Methods for quantifying change in ambulatory behavious

S Chastin, K Baker, D Jones, DJ Burn, L Rochester, M Granat

Research output: Contribution to conferencePaperpeer-review


INTRODUCTION Objective measures of ambulation are increasingly used to assess the impact of public health or rehabilitation intervention. These instruments enable long-term, free-living recording of walking behaviour. This offers a unique opportunity to assess changes in behaviour. However analysis of objective data is often restricted to quantifying the volume of walking (e.g. time spent walking, number of steps, distance), which due to high intra and inter subject variability do not enable to quantify change in behaviour with much sensitivity. We have developed methods that quantify the diversity, complexity and variability of walking behaviour that can be used to assess subtle changes in behaviour. METHODS 17 participants with advanced Parkinson Disease (UPDRS III 29.1+5.5; disease duration 12.5+6.4; HY (3 4) took part in this longitudinal study. Ambulatory activity was measured objectively over a 7 day period using an activPALTM. Data were collected 6 weeks before surgery and 6 weeks, 3, 6 and 12 months after surgery. We examine the distribution of length and cadences of walking bouts in free-living conditions and how fragmented walking bouts are 2. Based on these statistics we compute the probability P(l,c) to find a walking bouts of length l and cadence c. Using Hills numbers Da= exp( 1 we derive measures of the diversity, complexity and variability of walking bouts used by an individual. These numbers are normalised and expressed as al number of walking bouts. RESULTS The distribution of walking bouts follows a log-normal distribution and can be characterised standard log-normal statistics. Cadence is distributed normally. The possible combination of length and cadence pairs can therefore be represented by partition of the log of bout length and linear cadences centered around the mean cadence. Mixed model analysis shows that volume of walking is unaffected by brain stimulation surgery. However the walking behaviour has changed with more less fragmented more variable and diverse ambulatory periods. DISCUSSION AND CONCLUSION The results hint that showing that brain stimulation enabled Parkinson Disease patients to regain more flexibility and adaptability in their walking, allowing for longer more diverse ambulatory periods. Methods developed to quantify ambulatory behaviour have the potential to inform intervention and their outcomes. Diversity of ambulation has also been shown to be an important factor to be considered along side the volume of walking in the assessment of physical activity in older adult3.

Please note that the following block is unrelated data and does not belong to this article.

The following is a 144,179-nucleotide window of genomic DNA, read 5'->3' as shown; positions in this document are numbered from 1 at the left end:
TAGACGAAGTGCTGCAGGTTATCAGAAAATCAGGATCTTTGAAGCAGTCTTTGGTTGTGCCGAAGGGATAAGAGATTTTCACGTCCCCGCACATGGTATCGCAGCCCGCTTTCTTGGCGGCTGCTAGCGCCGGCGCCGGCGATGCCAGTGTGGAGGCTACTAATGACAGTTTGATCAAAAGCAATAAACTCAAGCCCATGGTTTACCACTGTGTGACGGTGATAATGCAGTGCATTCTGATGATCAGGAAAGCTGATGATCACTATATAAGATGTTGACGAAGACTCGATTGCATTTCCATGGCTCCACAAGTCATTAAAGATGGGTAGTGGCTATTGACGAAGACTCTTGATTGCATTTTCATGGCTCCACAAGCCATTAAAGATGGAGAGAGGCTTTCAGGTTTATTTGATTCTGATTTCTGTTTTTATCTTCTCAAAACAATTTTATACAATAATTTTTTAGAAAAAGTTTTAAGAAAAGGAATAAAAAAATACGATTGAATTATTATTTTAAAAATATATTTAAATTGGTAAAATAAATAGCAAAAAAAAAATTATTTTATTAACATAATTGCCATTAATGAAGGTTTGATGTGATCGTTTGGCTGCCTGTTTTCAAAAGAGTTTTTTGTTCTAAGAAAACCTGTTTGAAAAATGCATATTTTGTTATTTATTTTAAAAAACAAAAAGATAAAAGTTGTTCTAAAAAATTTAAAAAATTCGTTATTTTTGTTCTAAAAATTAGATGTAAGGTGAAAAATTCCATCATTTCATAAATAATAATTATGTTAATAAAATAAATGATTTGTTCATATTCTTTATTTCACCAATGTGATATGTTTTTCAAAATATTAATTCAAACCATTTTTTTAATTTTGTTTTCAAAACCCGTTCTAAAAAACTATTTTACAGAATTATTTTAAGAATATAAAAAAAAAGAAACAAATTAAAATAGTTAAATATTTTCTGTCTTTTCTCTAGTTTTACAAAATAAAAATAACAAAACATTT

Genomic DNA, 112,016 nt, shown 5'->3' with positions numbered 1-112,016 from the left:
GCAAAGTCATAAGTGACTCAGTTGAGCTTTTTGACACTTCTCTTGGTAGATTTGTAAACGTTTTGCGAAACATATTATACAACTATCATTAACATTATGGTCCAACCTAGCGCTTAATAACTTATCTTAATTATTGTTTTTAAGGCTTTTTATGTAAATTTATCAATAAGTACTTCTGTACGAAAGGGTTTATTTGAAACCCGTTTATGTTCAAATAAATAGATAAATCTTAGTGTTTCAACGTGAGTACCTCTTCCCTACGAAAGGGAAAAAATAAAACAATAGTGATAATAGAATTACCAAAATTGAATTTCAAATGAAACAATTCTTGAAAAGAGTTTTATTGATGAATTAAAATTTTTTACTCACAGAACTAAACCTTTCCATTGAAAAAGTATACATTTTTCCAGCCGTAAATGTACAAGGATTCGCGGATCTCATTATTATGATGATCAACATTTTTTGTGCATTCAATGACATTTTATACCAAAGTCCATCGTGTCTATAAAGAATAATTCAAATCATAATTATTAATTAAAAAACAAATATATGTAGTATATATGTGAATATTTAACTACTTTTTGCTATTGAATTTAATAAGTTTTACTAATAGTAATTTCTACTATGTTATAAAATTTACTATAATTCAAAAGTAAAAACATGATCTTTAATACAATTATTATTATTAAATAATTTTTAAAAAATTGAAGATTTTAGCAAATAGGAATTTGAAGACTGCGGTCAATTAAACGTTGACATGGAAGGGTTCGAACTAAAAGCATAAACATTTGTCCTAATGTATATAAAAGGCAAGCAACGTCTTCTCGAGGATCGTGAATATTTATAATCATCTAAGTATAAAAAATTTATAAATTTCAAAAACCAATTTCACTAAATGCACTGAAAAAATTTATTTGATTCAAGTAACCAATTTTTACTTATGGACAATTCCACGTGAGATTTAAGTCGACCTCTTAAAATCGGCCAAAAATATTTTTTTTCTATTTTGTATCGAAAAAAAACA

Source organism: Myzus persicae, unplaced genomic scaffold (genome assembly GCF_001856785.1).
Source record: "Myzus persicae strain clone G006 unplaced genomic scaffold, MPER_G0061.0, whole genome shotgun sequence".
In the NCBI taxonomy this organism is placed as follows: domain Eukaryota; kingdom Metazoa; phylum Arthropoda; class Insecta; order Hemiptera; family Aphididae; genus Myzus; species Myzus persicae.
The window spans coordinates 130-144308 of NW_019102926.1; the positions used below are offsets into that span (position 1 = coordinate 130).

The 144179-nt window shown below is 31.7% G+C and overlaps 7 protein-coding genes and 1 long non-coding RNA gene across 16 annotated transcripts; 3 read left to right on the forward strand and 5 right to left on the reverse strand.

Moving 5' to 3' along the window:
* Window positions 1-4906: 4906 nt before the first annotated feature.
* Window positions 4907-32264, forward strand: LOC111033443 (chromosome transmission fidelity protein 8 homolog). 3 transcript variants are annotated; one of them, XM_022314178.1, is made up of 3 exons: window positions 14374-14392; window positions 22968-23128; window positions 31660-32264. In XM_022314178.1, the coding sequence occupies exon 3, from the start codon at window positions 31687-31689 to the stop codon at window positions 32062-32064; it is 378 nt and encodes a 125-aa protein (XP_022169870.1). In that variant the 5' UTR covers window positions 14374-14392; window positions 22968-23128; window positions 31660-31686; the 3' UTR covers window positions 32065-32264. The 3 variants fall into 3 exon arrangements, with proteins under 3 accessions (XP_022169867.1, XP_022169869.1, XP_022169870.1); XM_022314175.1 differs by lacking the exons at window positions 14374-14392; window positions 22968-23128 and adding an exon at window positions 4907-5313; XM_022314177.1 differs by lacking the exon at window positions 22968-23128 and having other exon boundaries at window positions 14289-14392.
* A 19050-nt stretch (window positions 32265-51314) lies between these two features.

Original languageUndefined/Unknown
Publication statusPublished - 2011


  • ambulatory behaviours
  • ambulatory activity
  • Parkinson Disease

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